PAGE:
All four of the women who won seats in the last Parliamentary Elections are members of elite families often entering into the political spheres with anything but little assistance and support from the men in their lives – a reality that not many Lebanese women are fortunate enough to be a part of.

This form of leadership has clipped women’s wings in political parties but has, much to civil society’s fortune, placed them at the forefront of non-governmental organisations across the country – a role that has proven to be more than effective in fixating women’s role within the checks-and-balance system in the country which is otherwise, evidently, failing.

To this day, and particularly after the Lebanese Civil War which ended in 1990, political parties are in a constant, semi-permanent competition to preserve narrow sectarian interests over national interests. Within a system which clearly does not have its own national interests at heart, women are less likely to be nominated or elected into any key positions which allow for change from the bottom up.

But, We Know All This:

Across all religions, Lebanon’s Personal Status Laws have erected (pun intended) greater obstacles for women than for men who wish to terminate unhappy or abusive marriages. This also affects the right to initiate divorce proceedings, to preserve the rights they have to their children post-divorce, as well as to secure rights from a former spouse.

Lebanon does have a Constitution. Its Constitution in fact explicitly guarantees respect for the “personal status and religious interests” of each individual, regardless of their religious denomination. This constitutional loophole is often utilised as a weak justification for keeping personal status laws under the exclusivity of religious authorities and in turn, eliminates the possibility of ever adopting a civil code ensuring any form of oversight over Lebanon’s religious courts and laws. Despite the fact that the 1936 decree that established the personal status order does recognise freedom of belief, granting each individual the right to abandon their religion’s personal status laws and marry under a civil code, Lebanon has yet to adopt a civil code overlooking campaigns since its independence calling for one.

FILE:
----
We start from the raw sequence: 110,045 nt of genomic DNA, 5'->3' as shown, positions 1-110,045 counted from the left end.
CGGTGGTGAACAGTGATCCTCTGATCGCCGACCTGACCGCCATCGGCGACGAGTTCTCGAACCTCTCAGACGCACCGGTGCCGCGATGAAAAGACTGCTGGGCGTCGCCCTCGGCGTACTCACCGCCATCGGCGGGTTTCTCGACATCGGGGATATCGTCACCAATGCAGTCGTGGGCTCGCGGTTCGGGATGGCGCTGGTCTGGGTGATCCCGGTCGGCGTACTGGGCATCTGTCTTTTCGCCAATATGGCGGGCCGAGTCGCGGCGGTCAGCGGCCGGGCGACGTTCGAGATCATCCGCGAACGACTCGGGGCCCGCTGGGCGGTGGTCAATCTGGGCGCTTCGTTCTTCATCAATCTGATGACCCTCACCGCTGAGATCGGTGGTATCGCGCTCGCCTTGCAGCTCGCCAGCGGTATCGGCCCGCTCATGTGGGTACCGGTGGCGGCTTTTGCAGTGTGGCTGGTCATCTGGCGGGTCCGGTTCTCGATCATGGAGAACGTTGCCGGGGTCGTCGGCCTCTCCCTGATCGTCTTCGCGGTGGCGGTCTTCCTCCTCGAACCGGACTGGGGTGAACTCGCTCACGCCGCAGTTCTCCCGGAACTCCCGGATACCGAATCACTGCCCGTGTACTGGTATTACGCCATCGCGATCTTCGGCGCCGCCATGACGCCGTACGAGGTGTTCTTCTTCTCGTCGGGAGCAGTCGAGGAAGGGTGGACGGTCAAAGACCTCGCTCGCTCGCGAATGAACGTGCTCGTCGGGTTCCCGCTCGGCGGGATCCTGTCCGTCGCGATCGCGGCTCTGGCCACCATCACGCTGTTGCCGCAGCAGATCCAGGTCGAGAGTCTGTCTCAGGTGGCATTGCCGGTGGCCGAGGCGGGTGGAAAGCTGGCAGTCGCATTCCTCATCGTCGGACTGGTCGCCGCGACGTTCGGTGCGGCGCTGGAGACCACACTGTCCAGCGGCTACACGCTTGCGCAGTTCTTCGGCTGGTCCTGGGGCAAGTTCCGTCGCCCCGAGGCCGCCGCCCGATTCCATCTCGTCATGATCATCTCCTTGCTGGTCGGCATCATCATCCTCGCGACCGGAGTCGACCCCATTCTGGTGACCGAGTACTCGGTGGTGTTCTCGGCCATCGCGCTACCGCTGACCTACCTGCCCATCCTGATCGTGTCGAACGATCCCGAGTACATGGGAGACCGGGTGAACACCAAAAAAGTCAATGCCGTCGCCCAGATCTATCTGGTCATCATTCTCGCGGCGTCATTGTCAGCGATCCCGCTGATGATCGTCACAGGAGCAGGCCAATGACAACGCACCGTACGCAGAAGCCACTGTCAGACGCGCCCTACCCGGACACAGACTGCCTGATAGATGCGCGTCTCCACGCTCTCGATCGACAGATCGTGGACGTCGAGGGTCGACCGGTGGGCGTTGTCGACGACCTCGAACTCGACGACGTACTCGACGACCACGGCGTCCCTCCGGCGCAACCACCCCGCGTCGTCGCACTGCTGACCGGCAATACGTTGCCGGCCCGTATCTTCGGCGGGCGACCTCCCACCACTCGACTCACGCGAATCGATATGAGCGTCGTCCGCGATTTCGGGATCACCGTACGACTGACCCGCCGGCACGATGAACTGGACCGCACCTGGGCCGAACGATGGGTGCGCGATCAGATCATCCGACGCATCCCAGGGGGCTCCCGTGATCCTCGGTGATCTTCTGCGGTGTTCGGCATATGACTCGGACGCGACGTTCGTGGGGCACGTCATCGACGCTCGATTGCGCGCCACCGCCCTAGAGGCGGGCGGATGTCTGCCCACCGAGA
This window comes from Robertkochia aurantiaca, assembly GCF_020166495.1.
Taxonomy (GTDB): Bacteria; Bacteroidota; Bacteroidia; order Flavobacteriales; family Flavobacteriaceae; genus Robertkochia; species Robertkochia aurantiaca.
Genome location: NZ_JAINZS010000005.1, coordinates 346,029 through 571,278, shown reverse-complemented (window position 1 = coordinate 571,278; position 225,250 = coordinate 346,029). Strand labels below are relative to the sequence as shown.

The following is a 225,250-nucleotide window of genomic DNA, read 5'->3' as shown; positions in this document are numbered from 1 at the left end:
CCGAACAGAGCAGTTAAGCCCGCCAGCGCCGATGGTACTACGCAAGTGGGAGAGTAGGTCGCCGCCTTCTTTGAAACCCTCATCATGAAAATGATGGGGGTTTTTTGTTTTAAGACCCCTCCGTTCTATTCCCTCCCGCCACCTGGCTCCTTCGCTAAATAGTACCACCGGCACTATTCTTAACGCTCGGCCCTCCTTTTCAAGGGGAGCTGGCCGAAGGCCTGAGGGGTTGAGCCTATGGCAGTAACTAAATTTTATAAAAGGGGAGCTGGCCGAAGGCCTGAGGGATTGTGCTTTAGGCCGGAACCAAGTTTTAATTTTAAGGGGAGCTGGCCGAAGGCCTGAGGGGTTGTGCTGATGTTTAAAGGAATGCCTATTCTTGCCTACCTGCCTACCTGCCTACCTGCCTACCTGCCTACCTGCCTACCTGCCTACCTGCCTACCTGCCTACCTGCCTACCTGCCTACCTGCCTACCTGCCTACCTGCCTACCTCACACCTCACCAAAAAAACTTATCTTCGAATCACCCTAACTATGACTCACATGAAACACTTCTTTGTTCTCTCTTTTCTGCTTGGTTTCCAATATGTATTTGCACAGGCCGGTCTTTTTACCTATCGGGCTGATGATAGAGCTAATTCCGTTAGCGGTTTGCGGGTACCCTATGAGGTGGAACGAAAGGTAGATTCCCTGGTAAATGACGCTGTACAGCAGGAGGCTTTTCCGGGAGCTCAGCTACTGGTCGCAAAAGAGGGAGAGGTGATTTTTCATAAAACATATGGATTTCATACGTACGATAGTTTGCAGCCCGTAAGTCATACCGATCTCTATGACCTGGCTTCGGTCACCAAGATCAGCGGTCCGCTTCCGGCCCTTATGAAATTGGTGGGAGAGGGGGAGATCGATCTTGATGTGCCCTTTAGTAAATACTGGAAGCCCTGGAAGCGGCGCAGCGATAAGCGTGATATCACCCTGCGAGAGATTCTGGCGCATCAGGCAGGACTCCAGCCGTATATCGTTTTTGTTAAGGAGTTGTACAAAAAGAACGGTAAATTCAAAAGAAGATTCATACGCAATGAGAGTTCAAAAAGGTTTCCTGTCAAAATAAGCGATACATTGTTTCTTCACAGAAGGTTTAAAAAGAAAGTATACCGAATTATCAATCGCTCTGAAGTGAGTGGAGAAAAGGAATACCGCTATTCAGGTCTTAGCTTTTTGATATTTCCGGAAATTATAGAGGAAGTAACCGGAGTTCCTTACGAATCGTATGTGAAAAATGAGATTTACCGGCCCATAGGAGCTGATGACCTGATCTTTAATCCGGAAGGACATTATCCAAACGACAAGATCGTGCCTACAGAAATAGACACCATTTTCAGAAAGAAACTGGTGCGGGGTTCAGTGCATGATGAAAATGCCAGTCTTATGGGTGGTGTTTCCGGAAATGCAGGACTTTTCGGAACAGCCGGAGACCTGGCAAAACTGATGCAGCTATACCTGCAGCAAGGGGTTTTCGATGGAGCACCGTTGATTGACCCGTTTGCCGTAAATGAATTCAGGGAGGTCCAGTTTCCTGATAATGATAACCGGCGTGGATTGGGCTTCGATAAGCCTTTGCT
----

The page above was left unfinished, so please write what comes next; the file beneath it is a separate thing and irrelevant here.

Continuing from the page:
Lebanon’s current system of personal status laws violates women’s human rights on hundreds of levels

To give you some necessary highlights, under Lebanon’s Shia, Sunni, and Druze laws, men have the right to demand divorce at any time, unilaterally, and without justification. On a side note, women’s right to access divorce is limited, and often after lengthy court proceedings. In principle, the laws do allow both men and women to have a clause inserted into the marriage contract which states that both the husband and wife have an equal right to a unilateral divorce; however, this right is hardly ever exercised due to social pressure and customs (yes indeed, more Patriarchy). Moreover, divorce is difficult for both men and women under Christian laws, but a key aspect of these laws affects women differently and unreasonably. Christian men can convert to Islam and remarry without divorcing. (Patriarchy).